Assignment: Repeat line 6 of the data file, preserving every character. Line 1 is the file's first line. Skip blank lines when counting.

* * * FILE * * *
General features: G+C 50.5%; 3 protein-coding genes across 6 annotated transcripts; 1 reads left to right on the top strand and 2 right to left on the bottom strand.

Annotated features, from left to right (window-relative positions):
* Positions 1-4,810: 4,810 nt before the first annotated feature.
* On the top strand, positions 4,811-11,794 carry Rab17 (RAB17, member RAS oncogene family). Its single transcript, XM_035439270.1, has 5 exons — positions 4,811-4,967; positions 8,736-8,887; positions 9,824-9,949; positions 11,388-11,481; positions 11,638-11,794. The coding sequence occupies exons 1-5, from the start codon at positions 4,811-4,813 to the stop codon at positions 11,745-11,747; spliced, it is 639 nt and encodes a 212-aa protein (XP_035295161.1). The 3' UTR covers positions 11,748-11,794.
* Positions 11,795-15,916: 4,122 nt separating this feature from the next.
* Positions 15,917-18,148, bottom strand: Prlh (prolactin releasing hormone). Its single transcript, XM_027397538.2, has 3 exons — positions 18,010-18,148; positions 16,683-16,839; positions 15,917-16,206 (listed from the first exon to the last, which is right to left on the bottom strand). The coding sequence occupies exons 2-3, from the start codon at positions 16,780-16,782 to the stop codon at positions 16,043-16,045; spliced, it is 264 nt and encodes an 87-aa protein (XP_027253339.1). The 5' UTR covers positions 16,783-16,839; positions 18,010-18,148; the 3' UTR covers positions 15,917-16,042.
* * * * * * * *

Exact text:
* Positions 15,917-18,148, bottom strand: Prlh (prolactin releasing hormone). Its single transcript, XM_027397538.2, has 3 exons — positions 18,010-18,148; positions 16,683-16,839; positions 15,917-16,206 (listed from the first exon to the last, which is right to left on the bottom strand). The coding sequence occupies exons 2-3, from the start codon at positions 16,780-16,782 to the stop codon at positions 16,043-16,045; spliced, it is 264 nt and encodes an 87-aa protein (XP_027253339.1). The 5' UTR covers positions 16,783-16,839; positions 18,010-18,148; the 3' UTR covers positions 15,917-16,042.